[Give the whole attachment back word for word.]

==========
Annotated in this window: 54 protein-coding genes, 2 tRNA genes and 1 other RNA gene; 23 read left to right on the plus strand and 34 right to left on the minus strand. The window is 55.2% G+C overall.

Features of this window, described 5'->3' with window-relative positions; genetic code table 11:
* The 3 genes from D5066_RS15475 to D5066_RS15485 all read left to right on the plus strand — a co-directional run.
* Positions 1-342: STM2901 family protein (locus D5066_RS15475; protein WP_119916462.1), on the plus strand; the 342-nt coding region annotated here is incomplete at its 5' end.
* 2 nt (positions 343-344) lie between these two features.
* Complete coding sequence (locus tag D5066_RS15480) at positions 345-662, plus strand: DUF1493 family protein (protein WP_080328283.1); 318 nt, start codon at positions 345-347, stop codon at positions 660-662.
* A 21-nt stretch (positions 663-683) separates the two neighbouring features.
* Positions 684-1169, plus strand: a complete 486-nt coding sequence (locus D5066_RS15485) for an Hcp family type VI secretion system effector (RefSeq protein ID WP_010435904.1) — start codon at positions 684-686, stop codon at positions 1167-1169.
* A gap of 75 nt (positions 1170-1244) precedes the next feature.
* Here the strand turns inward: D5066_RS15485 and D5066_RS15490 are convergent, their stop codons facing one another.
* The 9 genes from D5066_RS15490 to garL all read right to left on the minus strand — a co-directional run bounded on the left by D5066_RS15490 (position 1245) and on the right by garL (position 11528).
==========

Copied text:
Annotated in this window: 54 protein-coding genes, 2 tRNA genes and 1 other RNA gene; 23 read left to right on the plus strand and 34 right to left on the minus strand. The window is 55.2% G+C overall.

Features of this window, described 5'->3' with window-relative positions; genetic code table 11:
* The 3 genes from D5066_RS15475 to D5066_RS15485 all read left to right on the plus strand — a co-directional run.
* Positions 1-342: STM2901 family protein (locus D5066_RS15475; protein WP_119916462.1), on the plus strand; the 342-nt coding region annotated here is incomplete at its 5' end.
* 2 nt (positions 343-344) lie between these two features.
* Complete coding sequence (locus tag D5066_RS15480) at positions 345-662, plus strand: DUF1493 family protein (protein WP_080328283.1); 318 nt, start codon at positions 345-347, stop codon at positions 660-662.
* A 21-nt stretch (positions 663-683) separates the two neighbouring features.
* Positions 684-1169, plus strand: a complete 486-nt coding sequence (locus D5066_RS15485) for an Hcp family type VI secretion system effector (RefSeq protein ID WP_010435904.1) — start codon at positions 684-686, stop codon at positions 1167-1169.
* A gap of 75 nt (positions 1170-1244) precedes the next feature.
* Here the strand turns inward: D5066_RS15485 and D5066_RS15490 are convergent, their stop codons facing one another.
* The 9 genes from D5066_RS15490 to garL all read right to left on the minus strand — a co-directional run bounded on the left by D5066_RS15490 (position 1245) and on the right by garL (position 11528).